Craniocervical Dissociation



Craniocervical Dissociation


James C. Darsie



CLINICAL HISTORY

18-year-old male pedestrian struck by a car traveling 55 mph and thrown 100 feet. The patient suffered a pulseless electrical activity arrest in the field and now presents with fixed and dilated pupils and no neurologic responses.






FIGURE 89A






FIGURE 89B






FIGURE 89C






FIGURE 89D







FIGURE 89E


FINDINGS

Figure 89A: Axial bone window CT image at the level of C1 demonstrates an intact C1 ring; however, the dens is not visualized in its normal position behind the anterior C1 arch. Figures 89B and 89C: Sagittal bone window CT images through the cervical spine demonstrate complete craniocervical dissociation, evidenced by marked widening of the dens-basion interval (double arrow), along with widening of the C1-C2 interspinous distance on the midsagittal image (Fig. 89B). A small avulsed bone fragment arising from the inferior aspect of the anterior C1 arch remains in normal position anterior to the dens; however, the remainder of C1 is superiorly distracted. On the parasagittal image (Fig. 89C) there is a large gap between the lateral masses of C1 and C2, while the atlantooccipital joint remains located. Figure 89D: Axial image from a CTA of the neck demonstrates extravasated contrast (curved arrow) adjacent to a small, opacified right vertebral artery (thin arrow). The left vertebral artery is not seen. Note also, the markedly diminished caliber of the internal carotid arteries (arrowheads). Figure 89E: Axial unenhanced head CT image demonstrates diffuse brain edema with complete loss of gray-white matter differentiation.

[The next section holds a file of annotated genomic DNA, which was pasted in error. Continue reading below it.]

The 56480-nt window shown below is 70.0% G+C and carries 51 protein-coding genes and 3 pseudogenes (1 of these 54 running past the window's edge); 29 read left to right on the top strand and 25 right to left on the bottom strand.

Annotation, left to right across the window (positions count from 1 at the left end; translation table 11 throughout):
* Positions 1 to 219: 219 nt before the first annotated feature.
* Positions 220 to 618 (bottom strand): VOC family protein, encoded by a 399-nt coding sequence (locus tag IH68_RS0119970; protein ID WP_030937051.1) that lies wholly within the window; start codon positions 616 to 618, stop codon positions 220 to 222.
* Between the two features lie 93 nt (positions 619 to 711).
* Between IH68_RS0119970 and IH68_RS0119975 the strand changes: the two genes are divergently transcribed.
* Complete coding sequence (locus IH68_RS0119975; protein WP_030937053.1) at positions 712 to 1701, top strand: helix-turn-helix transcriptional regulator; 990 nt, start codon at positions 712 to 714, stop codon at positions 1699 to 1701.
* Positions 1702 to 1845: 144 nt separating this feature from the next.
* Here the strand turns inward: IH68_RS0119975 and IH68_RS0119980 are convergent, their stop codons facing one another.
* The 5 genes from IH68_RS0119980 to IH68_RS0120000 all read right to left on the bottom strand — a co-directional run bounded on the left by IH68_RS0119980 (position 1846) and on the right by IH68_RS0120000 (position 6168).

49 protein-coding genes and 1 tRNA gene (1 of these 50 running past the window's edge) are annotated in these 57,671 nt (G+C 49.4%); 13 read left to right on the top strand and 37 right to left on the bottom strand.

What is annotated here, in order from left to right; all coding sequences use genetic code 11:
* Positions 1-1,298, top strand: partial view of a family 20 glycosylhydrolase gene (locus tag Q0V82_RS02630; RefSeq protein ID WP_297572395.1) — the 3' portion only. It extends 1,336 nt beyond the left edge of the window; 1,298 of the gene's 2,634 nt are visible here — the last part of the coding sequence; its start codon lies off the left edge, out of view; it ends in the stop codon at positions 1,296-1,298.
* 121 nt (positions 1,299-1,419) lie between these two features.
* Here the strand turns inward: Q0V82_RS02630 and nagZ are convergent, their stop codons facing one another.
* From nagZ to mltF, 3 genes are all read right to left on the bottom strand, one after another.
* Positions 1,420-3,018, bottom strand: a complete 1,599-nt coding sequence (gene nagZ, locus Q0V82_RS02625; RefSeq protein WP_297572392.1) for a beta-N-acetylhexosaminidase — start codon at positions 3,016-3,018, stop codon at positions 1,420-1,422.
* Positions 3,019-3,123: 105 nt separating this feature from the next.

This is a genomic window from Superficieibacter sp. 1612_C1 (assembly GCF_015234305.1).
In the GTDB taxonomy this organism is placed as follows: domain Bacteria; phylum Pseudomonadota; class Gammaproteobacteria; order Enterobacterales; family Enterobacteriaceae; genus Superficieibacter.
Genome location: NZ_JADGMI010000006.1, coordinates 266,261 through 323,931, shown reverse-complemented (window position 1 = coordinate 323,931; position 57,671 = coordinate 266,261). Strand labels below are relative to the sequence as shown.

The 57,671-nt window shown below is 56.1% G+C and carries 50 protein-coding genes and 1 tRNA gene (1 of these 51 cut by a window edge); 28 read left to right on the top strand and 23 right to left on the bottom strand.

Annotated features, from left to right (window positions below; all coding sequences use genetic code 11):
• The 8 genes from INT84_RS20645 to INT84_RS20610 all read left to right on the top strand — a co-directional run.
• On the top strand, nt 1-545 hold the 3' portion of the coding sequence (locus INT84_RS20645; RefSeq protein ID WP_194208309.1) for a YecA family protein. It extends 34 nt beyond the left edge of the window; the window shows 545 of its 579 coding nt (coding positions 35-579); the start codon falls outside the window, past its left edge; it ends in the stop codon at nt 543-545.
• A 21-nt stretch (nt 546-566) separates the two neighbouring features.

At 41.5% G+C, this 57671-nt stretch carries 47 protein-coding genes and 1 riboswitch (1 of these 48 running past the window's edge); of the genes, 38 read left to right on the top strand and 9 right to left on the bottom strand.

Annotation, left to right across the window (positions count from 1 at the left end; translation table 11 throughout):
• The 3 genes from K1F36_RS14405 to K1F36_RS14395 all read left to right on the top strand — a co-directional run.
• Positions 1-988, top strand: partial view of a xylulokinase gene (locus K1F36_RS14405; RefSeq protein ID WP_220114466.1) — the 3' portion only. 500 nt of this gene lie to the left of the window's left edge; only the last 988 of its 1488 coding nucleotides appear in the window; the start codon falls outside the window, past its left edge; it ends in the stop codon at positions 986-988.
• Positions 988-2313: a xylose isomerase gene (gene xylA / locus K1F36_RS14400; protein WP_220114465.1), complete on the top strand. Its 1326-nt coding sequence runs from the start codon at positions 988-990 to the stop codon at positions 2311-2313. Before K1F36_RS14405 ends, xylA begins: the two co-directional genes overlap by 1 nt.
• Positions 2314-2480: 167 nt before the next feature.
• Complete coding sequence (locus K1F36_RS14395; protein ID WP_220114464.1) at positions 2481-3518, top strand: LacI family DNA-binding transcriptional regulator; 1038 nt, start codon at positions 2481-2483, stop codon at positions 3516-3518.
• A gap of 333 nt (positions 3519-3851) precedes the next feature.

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Jun 30, 2016 | Posted by in GENERAL RADIOLOGY | Comments Off on Craniocervical Dissociation
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